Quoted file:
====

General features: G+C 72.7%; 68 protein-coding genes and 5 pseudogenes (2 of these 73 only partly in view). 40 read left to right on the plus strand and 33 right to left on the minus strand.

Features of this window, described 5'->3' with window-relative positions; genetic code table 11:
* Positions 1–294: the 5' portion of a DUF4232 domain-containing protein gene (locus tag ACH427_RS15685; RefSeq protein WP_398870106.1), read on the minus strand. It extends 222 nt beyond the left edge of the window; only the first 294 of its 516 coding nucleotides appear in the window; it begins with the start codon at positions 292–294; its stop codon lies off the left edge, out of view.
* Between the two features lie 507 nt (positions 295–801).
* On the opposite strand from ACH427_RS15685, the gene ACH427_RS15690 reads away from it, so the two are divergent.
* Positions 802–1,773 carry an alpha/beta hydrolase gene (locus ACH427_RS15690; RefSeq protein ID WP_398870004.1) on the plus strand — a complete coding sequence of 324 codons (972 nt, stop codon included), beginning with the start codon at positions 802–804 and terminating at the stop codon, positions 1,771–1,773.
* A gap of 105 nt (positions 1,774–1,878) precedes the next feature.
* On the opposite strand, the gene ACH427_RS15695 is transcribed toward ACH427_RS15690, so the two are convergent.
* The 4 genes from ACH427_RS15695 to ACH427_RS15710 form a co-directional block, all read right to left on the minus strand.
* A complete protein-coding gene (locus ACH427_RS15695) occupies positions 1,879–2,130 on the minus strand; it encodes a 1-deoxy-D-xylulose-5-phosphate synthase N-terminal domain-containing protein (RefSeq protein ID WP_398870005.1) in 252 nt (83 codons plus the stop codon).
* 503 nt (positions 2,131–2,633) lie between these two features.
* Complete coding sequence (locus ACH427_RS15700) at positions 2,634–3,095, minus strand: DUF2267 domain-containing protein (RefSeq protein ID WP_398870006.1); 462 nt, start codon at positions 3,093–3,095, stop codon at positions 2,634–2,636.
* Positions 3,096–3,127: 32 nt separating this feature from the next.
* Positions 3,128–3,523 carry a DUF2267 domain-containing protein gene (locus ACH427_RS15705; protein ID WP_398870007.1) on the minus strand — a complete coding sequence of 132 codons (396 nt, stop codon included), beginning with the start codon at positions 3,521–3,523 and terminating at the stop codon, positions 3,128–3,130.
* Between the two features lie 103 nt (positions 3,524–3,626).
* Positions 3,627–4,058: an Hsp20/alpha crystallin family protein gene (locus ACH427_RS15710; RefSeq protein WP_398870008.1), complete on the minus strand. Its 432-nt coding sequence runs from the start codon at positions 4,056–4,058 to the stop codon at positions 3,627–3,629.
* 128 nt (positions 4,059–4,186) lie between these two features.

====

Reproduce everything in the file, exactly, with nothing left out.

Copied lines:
General features: G+C 72.7%; 68 protein-coding genes and 5 pseudogenes (2 of these 73 only partly in view). 40 read left to right on the plus strand and 33 right to left on the minus strand.

Features of this window, described 5'->3' with window-relative positions; genetic code table 11:
* Positions 1–294: the 5' portion of a DUF4232 domain-containing protein gene (locus tag ACH427_RS15685; RefSeq protein WP_398870106.1), read on the minus strand. It extends 222 nt beyond the left edge of the window; only the first 294 of its 516 coding nucleotides appear in the window; it begins with the start codon at positions 292–294; its stop codon lies off the left edge, out of view.
* Between the two features lie 507 nt (positions 295–801).
* On the opposite strand from ACH427_RS15685, the gene ACH427_RS15690 reads away from it, so the two are divergent.
* Positions 802–1,773 carry an alpha/beta hydrolase gene (locus ACH427_RS15690; RefSeq protein ID WP_398870004.1) on the plus strand — a complete coding sequence of 324 codons (972 nt, stop codon included), beginning with the start codon at positions 802–804 and terminating at the stop codon, positions 1,771–1,773.
* A gap of 105 nt (positions 1,774–1,878) precedes the next feature.
* On the opposite strand, the gene ACH427_RS15695 is transcribed toward ACH427_RS15690, so the two are convergent.
* The 4 genes from ACH427_RS15695 to ACH427_RS15710 form a co-directional block, all read right to left on the minus strand.
* A complete protein-coding gene (locus ACH427_RS15695) occupies positions 1,879–2,130 on the minus strand; it encodes a 1-deoxy-D-xylulose-5-phosphate synthase N-terminal domain-containing protein (RefSeq protein ID WP_398870005.1) in 252 nt (83 codons plus the stop codon).
* 503 nt (positions 2,131–2,633) lie between these two features.
* Complete coding sequence (locus ACH427_RS15700) at positions 2,634–3,095, minus strand: DUF2267 domain-containing protein (RefSeq protein ID WP_398870006.1); 462 nt, start codon at positions 3,093–3,095, stop codon at positions 2,634–2,636.
* Positions 3,096–3,127: 32 nt separating this feature from the next.
* Positions 3,128–3,523 carry a DUF2267 domain-containing protein gene (locus ACH427_RS15705; protein ID WP_398870007.1) on the minus strand — a complete coding sequence of 132 codons (396 nt, stop codon included), beginning with the start codon at positions 3,521–3,523 and terminating at the stop codon, positions 3,128–3,130.
* Between the two features lie 103 nt (positions 3,524–3,626).
* Positions 3,627–4,058: an Hsp20/alpha crystallin family protein gene (locus ACH427_RS15710; RefSeq protein WP_398870008.1), complete on the minus strand. Its 432-nt coding sequence runs from the start codon at positions 4,056–4,058 to the stop codon at positions 3,627–3,629.
* 128 nt (positions 4,059–4,186) lie between these two features.